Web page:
"David A. Black" <dblack / wobblini.net> wrote
> I think where I came in was discussing the freezing of local variable
> bindings, which I didn't (and don't) like because it's such a
> different kind of freezing from freezing a specific object (as done by
> Kernel#freeze).  Which you disagreed with, etc. :-)

Leaving aside freezing local variables, I am curious what you think of
freezing controlled at the level of (the bindings of) individual Ruby
instance variables, rather than strictly for entire objects. So I can say
things like:

class Home; def freeze ... end; end
myHome.freeze  # cannot change door or door-knob, but can re-paint door
myHome.door = otherDoor #=> error
myHome.door.knob = otherKnob #=> error
myHome.door.color = otherColor #=> OK

Today's Object#freeze can be implemented using this, I believe (extended to
deal with special cases for arrays, hashes, etc, and with the fact that
"freeze all instance variables, ... " in Ruby might mean prohibit dynamic
addition of new ivars). The converse is not true i.e. instance-variable
level freeze cannot be implemented using today's Object#freeze, and the
myHome example above is impossible to implement.

Further, since a class can be re-opened and extended, including introducing
new instance variables, should a custom #freeze really be forced to have a
scope across all possible extensions?

> I certainly don't see any reason not to define custom freeze's for
> specific objects, though there might be certain things you'd want to
> watch out for.  One problem with the "deep freeze" might be that while
> objects cannot share instance variables, they can share state by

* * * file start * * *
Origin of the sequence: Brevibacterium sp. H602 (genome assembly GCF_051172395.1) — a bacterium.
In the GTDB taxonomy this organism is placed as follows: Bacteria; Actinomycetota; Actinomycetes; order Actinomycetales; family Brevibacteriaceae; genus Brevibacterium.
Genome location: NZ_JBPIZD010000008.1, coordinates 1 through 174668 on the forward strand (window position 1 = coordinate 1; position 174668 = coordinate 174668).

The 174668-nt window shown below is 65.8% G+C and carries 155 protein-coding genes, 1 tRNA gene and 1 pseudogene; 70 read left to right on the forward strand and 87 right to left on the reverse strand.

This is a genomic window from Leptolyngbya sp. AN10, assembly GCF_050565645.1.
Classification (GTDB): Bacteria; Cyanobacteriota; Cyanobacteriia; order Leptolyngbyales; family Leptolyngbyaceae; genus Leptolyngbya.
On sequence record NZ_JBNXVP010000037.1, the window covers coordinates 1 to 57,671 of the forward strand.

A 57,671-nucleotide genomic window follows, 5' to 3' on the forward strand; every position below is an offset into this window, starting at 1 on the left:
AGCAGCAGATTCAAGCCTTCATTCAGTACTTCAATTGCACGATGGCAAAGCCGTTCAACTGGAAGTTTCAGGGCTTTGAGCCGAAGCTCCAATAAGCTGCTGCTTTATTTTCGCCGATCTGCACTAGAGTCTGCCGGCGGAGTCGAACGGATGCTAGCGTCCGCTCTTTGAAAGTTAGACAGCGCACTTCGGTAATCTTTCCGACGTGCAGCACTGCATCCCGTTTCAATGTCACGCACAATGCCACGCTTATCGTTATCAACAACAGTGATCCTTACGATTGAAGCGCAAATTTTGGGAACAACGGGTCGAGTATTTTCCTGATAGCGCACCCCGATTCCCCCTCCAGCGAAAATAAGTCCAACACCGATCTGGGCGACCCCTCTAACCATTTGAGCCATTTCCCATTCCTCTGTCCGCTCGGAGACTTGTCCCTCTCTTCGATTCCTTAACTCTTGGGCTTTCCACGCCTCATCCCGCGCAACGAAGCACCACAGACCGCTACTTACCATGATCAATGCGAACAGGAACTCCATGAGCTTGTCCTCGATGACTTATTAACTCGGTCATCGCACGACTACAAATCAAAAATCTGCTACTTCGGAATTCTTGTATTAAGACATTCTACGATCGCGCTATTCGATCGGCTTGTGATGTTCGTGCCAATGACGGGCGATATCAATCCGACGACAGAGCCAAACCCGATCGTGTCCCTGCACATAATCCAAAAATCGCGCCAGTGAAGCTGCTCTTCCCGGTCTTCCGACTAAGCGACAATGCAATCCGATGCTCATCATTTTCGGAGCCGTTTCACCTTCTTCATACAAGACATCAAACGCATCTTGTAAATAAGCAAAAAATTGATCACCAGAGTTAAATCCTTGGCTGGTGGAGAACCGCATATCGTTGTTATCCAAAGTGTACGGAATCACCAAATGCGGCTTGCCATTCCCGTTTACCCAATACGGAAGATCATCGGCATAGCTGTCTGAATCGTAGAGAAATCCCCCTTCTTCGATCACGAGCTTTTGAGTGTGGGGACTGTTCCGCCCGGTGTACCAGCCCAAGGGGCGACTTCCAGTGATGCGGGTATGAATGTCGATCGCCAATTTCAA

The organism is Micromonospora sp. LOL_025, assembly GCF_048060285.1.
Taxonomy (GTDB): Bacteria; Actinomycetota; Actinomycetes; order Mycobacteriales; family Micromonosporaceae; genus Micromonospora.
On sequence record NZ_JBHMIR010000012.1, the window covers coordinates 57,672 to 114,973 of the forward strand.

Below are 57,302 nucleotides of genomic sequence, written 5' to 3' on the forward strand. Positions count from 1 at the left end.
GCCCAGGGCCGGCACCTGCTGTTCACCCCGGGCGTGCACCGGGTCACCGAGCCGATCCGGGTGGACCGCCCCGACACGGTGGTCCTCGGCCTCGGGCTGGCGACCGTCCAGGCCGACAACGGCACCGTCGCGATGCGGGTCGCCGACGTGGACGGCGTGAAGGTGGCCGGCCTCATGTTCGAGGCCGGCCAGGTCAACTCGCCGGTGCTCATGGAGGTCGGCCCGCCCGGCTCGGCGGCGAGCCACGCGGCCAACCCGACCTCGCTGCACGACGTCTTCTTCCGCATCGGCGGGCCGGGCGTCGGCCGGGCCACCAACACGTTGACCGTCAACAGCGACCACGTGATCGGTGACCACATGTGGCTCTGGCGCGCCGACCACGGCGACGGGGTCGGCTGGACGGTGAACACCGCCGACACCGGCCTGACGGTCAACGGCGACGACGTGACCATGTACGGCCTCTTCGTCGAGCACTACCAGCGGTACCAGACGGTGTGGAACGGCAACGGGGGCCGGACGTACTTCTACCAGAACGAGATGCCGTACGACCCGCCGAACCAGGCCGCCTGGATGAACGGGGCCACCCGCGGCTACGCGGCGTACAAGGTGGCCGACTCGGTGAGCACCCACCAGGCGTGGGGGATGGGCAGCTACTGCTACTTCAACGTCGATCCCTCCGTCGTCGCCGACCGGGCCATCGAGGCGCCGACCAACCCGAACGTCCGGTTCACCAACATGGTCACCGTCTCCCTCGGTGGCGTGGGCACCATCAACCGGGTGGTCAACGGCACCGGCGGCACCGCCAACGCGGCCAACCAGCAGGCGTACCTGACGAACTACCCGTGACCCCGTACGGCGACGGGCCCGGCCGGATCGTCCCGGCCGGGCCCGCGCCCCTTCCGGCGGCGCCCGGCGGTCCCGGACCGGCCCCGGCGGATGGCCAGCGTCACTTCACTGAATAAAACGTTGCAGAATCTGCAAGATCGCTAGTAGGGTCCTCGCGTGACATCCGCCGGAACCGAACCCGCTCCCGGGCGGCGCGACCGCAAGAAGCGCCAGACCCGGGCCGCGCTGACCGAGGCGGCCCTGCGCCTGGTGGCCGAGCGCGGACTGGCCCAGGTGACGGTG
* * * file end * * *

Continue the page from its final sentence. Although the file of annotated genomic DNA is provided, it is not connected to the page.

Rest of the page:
> having i.vars that refer to the same object.  So if it's in the
> interest of one to freeze that deep object (as opposed to just
> freezing the binding), but not in the interest of another, I guess
> weird things could happen.

True. Note, though, that this is not specific to freeze. In general, such
aliasing of objects (anytime the object graph is not a tree, which is most
of the time) is an issue for all mutative methods, including freeze.

> I'm thinking of something like (starting with non-weird case):
>
>    class A
>      attr_accessor :x
>      def x_add(str)
>        @x << str
>      end
>    end
>
>    class B
>      attr_accessor :y
>    end
>
>    a = A.new
>    b = B.new
>
>    shared = "hi"
>
>    a.x = shared
>    b.y = shared
>
>    b.freeze            # freezes @y binding, but doesn't freeze @y
>
>    a.x_add(" there")   # so this works
>
>    puts b.y            # hi there
>
> Now if you deep-froze b in such a way that @y (the object itself) was
> frozen, then a would be in for a surprise when it called x_add.
> (That's the "weird" case :-)  It's probably a fairly marginal
> scenario, but it's definitely not impossible.

Absolutely correct. But either a and b are meant to work with shared state
(in which case a.x_add, b.y, and freeze have no surprises), or they are not
(in which case b.y and a.x_add themselves are anomolies, even without
#freeze).

This is the reason why there are design approaches and even language
features meant to support encapsulating such aliasing within manageable
boundaries while still permitting arbitrary object graph structures within
them. Such things might not be in Ruby, but that does not make them less
worth considering.

Cheers.